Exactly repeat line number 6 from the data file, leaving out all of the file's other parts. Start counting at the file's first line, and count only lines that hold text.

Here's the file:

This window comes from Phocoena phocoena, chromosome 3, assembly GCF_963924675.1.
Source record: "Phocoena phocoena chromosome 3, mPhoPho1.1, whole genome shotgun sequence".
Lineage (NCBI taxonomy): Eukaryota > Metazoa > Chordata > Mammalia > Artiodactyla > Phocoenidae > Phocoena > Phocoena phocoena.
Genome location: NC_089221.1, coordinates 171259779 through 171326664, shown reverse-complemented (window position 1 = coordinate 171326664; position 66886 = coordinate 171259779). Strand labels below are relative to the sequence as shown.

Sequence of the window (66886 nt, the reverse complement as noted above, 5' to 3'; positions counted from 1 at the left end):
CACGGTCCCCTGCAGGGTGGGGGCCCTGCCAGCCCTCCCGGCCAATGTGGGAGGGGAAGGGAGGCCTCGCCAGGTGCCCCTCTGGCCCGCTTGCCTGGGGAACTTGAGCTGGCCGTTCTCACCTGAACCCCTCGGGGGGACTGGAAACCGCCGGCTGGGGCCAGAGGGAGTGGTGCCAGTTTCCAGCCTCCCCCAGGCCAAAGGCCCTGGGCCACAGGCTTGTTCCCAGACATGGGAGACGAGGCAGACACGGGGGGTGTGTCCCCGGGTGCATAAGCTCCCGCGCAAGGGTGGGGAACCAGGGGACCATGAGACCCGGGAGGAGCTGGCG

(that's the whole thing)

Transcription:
CACGGTCCCCTGCAGGGTGGGGGCCCTGCCAGCCCTCCCGGCCAATGTGGGAGGGGAAGGGAGGCCTCGCCAGGTGCCCCTCTGGCCCGCTTGCCTGGGGAACTTGAGCTGGCCGTTCTCACCTGAACCCCTCGGGGGGACTGGAAACCGCCGGCTGGGGCCAGAGGGAGTGGTGCCAGTTTCCAGCCTCCCCCAGGCCAAAGGCCCTGGGCCACAGGCTTGTTCCCAGACATGGGAGACGAGGCAGACACGGGGGGTGTGTCCCCGGGTGCATAAGCTCCCGCGCAAGGGTGGGGAACCAGGGGACCATGAGACCCGGGAGGAGCTGGCG